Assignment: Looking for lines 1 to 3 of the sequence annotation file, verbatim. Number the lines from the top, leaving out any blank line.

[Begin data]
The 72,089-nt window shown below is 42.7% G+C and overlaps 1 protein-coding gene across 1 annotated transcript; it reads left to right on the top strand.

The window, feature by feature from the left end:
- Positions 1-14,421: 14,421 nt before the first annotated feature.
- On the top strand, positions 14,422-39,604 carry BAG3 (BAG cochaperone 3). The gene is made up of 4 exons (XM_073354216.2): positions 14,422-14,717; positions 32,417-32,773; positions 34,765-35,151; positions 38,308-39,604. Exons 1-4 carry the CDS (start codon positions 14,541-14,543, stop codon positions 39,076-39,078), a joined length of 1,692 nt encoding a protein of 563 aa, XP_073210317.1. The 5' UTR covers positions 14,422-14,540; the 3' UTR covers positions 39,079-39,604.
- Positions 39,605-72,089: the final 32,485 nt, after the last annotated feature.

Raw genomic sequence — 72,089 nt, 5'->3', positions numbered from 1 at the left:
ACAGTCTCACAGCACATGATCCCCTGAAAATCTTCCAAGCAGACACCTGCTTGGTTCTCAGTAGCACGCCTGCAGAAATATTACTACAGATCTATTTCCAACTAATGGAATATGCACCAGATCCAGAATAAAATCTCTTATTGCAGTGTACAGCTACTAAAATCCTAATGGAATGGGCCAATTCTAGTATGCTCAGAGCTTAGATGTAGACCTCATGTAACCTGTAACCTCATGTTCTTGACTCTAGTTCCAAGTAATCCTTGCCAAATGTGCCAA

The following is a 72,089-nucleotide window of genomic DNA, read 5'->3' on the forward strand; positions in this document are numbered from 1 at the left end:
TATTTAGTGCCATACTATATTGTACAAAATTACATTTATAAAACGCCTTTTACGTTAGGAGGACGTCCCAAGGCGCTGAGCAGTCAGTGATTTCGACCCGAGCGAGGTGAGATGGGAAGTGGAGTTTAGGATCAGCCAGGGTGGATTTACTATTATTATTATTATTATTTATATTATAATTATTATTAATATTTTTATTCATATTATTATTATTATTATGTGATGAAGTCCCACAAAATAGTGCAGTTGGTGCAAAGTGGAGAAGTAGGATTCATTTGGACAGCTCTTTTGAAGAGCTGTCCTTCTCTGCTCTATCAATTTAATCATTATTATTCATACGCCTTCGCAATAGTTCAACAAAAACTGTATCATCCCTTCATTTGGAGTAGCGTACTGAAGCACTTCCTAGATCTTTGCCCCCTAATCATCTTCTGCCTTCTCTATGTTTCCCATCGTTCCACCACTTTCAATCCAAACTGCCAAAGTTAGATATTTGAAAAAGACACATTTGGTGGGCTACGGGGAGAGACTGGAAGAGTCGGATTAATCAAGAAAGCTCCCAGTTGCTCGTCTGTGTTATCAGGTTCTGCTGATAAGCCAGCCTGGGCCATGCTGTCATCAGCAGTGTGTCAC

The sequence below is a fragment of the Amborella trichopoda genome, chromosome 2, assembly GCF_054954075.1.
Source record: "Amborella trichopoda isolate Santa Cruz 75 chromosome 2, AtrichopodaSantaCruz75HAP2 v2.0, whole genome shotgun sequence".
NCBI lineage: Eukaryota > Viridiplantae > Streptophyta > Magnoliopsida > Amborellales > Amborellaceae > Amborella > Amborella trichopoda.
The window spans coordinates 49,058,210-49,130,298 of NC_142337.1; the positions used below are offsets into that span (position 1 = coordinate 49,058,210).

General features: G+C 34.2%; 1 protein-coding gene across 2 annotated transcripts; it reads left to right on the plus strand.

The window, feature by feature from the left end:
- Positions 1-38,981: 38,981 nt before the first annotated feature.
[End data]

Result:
The 72,089-nt window shown below is 42.7% G+C and overlaps 1 protein-coding gene across 1 annotated transcript; it reads left to right on the top strand.

The window, feature by feature from the left end:
- Positions 1-14,421: 14,421 nt before the first annotated feature.